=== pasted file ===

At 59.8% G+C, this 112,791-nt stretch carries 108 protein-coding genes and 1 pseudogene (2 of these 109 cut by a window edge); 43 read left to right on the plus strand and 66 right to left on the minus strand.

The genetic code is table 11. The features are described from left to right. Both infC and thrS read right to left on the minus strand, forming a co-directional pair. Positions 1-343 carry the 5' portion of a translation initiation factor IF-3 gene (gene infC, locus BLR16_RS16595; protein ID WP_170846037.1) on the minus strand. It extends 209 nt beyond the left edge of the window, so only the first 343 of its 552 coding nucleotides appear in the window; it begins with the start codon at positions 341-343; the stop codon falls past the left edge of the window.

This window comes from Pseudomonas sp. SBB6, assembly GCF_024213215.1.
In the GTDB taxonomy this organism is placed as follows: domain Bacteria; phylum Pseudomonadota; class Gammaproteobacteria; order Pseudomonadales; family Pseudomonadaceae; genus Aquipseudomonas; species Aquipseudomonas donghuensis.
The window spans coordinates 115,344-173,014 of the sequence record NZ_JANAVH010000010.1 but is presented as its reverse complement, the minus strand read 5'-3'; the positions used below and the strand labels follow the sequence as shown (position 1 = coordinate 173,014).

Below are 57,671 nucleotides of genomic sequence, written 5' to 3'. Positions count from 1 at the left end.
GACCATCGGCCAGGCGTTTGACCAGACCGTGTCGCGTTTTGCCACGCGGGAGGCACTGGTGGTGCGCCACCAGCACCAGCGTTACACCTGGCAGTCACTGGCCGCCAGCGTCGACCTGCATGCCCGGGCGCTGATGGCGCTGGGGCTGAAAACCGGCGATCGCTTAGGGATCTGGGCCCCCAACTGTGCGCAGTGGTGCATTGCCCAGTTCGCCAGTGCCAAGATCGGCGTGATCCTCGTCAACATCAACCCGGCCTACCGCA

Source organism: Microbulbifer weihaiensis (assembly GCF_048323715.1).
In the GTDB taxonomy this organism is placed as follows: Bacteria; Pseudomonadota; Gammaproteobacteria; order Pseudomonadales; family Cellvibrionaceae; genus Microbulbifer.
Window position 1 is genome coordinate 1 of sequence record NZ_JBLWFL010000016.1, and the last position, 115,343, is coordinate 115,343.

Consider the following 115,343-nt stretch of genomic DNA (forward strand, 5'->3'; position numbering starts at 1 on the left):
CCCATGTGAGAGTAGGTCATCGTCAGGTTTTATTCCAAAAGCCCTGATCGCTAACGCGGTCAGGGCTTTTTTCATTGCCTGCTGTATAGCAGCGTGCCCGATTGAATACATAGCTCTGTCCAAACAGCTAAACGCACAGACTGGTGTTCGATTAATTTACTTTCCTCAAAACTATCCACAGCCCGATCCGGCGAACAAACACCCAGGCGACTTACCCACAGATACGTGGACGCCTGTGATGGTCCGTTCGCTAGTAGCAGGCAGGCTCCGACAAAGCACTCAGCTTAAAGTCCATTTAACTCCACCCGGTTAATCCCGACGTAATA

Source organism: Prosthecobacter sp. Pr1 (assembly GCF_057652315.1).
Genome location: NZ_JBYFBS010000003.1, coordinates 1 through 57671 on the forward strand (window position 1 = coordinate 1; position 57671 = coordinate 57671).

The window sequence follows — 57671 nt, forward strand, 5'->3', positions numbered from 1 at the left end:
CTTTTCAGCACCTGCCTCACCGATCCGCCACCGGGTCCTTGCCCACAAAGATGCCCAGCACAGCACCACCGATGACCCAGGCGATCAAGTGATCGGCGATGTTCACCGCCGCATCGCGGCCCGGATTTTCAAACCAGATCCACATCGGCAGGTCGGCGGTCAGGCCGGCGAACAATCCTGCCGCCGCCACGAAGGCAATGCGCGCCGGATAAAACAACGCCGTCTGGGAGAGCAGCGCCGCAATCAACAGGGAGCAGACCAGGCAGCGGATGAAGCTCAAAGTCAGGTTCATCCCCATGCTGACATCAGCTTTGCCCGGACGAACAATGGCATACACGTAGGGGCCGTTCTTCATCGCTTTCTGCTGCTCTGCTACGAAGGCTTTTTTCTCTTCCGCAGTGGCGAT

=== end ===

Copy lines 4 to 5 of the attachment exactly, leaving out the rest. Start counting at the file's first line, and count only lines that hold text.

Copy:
In the GTDB taxonomy this organism is placed as follows: domain Bacteria; phylum Pseudomonadota; class Gammaproteobacteria; order Pseudomonadales; family Pseudomonadaceae; genus Aquipseudomonas; species Aquipseudomonas donghuensis.
The window spans coordinates 115,344-173,014 of the sequence record NZ_JANAVH010000010.1 but is presented as its reverse complement, the minus strand read 5'-3'; the positions used below and the strand labels follow the sequence as shown (position 1 = coordinate 173,014).